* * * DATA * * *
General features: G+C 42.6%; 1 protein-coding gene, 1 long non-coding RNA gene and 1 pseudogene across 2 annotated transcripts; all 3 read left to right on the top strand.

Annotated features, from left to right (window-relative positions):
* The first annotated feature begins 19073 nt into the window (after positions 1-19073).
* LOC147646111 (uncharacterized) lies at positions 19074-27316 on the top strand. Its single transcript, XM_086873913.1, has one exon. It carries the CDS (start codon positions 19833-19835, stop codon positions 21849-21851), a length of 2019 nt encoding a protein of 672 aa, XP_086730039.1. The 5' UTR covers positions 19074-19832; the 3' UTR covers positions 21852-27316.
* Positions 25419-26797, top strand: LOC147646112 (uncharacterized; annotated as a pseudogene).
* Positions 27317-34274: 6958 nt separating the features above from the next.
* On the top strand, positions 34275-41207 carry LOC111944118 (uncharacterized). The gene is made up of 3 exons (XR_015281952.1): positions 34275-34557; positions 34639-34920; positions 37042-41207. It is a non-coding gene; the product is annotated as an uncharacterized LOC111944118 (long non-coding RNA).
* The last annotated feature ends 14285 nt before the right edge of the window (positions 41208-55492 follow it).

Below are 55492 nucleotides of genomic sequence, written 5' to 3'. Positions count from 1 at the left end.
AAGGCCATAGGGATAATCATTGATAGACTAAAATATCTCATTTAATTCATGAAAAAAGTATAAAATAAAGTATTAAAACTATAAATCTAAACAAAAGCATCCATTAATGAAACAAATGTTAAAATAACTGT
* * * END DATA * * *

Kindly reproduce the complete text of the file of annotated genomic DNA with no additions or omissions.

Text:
General features: G+C 42.6%; 1 protein-coding gene, 1 long non-coding RNA gene and 1 pseudogene across 2 annotated transcripts; all 3 read left to right on the top strand.

Annotated features, from left to right (window-relative positions):
* The first annotated feature begins 19073 nt into the window (after positions 1-19073).
* LOC147646111 (uncharacterized) lies at positions 19074-27316 on the top strand. Its single transcript, XM_086873913.1, has one exon. It carries the CDS (start codon positions 19833-19835, stop codon positions 21849-21851), a length of 2019 nt encoding a protein of 672 aa, XP_086730039.1. The 5' UTR covers positions 19074-19832; the 3' UTR covers positions 21852-27316.
* Positions 25419-26797, top strand: LOC147646112 (uncharacterized; annotated as a pseudogene).
* Positions 27317-34274: 6958 nt separating the features above from the next.
* On the top strand, positions 34275-41207 carry LOC111944118 (uncharacterized). The gene is made up of 3 exons (XR_015281952.1): positions 34275-34557; positions 34639-34920; positions 37042-41207. It is a non-coding gene; the product is annotated as an uncharacterized LOC111944118 (long non-coding RNA).
* The last annotated feature ends 14285 nt before the right edge of the window (positions 41208-55492 follow it).

Below are 55492 nucleotides of genomic sequence, written 5' to 3'. Positions count from 1 at the left end.
AAGGCCATAGGGATAATCATTGATAGACTAAAATATCTCATTTAATTCATGAAAAAAGTATAAAATAAAGTATTAAAACTATAAATCTAAACAAAAGCATCCATTAATGAAACAAATGTTAAAATAACTGT